If my dad, health nut and actual good human, could die of cancer in his 40s, what chance do I have?
I remember waking up one morning that summer and noticing my front teeth were slightly crooked. Were they like that before he died? I couldn’t tell you. It was like I took over a new body, lived in a new world. The dentist said I needed braces and four wisdom teeth extracted. Instead of going to my next appointment, I took more pills.
I had heart palpitations. I had panic attacks. I lost the ability to tell the truth without crying. So I rarely told the truth.
I don’t think anyone at the gravel pit knew what I was going through. Well, that’s not true. My cousin the dirt scientist knew. And Rob.
Right, I can’t tell this story without talking about Rob.
If I’m being honest, I was initially hired to mow the grass and be Rob’s helper. But I rarely mowed the lawn because Rob and I were too busy driving around looking at dirt.
Rob was in his early to mid-thirties. Which, come to think of it, is my age today. Bald-headed, blue-eyed, and quick-witted. He had the build of Odysseus and the vulgar mind of Lil Wayne. Dangerous combo. The type of guy you couldn’t trust with your wallet or your girlfriend because you feared his silver tongue and slippery hands. I liked him. We spent a lot of time together. He talked and I listened.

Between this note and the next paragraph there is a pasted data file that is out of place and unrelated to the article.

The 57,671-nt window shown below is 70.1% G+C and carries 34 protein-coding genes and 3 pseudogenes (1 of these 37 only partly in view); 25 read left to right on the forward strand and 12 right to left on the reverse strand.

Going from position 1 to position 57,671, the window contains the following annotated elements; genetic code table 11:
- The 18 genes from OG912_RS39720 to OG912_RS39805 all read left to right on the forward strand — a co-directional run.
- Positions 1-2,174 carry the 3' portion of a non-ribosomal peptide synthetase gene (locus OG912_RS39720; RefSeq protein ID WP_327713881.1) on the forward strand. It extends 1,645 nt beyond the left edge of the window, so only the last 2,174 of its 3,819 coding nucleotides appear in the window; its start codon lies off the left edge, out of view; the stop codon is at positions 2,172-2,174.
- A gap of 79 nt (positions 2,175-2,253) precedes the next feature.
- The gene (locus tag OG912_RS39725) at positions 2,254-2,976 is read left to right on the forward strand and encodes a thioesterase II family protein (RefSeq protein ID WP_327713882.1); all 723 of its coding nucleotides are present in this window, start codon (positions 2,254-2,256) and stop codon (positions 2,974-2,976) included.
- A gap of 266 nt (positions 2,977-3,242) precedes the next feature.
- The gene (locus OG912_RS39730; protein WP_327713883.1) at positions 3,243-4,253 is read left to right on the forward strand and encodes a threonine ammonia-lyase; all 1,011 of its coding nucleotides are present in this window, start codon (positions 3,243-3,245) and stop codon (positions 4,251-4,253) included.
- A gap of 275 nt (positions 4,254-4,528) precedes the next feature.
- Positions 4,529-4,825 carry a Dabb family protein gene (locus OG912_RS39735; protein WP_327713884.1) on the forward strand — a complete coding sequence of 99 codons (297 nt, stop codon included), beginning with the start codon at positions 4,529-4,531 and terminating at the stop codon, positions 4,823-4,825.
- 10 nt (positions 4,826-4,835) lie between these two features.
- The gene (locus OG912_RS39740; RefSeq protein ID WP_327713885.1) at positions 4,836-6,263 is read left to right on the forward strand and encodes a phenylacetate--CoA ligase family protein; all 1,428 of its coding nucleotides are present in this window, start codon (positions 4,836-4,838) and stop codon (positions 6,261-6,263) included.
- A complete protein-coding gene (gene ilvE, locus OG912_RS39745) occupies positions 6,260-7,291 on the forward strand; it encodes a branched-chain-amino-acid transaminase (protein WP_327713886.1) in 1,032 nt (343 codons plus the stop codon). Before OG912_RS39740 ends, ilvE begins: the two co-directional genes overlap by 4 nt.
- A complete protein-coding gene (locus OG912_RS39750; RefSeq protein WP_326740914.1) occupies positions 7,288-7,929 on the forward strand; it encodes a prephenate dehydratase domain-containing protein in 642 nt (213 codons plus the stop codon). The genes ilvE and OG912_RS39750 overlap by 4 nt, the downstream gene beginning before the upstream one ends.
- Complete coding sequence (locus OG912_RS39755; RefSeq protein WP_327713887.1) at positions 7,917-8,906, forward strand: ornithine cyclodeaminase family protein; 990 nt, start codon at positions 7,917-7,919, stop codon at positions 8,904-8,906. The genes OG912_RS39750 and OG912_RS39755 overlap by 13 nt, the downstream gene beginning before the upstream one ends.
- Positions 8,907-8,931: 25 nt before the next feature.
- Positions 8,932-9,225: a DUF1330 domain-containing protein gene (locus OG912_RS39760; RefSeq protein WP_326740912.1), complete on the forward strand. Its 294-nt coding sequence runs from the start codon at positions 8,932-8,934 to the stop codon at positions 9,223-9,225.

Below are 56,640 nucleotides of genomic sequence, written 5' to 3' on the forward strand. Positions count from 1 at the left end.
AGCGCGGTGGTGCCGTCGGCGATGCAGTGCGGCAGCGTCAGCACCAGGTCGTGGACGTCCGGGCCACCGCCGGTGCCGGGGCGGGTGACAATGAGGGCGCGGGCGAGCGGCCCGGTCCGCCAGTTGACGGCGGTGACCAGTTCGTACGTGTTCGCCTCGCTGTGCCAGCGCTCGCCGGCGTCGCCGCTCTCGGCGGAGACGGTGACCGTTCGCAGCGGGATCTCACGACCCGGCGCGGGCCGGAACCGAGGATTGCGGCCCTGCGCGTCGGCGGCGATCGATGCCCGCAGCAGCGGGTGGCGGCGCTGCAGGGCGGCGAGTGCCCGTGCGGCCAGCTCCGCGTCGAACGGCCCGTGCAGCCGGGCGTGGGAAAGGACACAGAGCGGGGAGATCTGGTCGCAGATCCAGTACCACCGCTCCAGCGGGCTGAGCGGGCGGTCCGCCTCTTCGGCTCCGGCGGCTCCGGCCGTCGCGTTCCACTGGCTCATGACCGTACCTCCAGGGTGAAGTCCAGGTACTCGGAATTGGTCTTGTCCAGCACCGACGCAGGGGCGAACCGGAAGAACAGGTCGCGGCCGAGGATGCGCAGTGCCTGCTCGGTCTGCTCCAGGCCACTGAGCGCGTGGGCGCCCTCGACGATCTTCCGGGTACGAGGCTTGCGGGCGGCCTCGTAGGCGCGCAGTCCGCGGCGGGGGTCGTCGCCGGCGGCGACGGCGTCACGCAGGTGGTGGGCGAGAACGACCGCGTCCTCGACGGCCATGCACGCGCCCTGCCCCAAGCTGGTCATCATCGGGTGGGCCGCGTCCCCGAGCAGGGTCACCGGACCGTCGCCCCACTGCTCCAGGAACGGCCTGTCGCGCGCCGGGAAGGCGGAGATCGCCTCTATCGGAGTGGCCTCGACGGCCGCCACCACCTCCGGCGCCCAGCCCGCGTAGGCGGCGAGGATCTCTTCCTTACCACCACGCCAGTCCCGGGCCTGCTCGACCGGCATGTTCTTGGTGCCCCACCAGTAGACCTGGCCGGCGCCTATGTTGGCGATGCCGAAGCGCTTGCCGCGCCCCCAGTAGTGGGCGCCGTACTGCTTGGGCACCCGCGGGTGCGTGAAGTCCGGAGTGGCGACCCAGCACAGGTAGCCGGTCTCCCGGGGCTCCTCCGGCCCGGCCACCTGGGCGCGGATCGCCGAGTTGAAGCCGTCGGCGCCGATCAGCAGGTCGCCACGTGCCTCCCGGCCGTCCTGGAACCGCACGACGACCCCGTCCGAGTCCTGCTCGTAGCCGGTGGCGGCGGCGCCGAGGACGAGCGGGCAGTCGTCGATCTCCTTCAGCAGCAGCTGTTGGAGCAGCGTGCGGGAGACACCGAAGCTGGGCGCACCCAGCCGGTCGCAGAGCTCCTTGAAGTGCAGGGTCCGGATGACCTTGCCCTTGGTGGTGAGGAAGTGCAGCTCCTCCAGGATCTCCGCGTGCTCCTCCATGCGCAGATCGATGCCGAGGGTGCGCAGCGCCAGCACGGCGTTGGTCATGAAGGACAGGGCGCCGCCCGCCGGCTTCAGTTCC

“You ever sneeze so hard you shit a little?”
Rob did this thing sometimes. When we were driving from one gravel pit to another, skipping down the empty side roads between Creemore and Duntroon, he’d speed up and pretend to hit a goose or mailbox on the side of the road, then veer away at the last second. I’d laugh just to shake off the thrill.
Some people ooze potential like an old car leaks oil. Rob was like that. Everywhere he went I saw the traces of his nature. But it was in the wrong place, mixed up with the dirt and stone.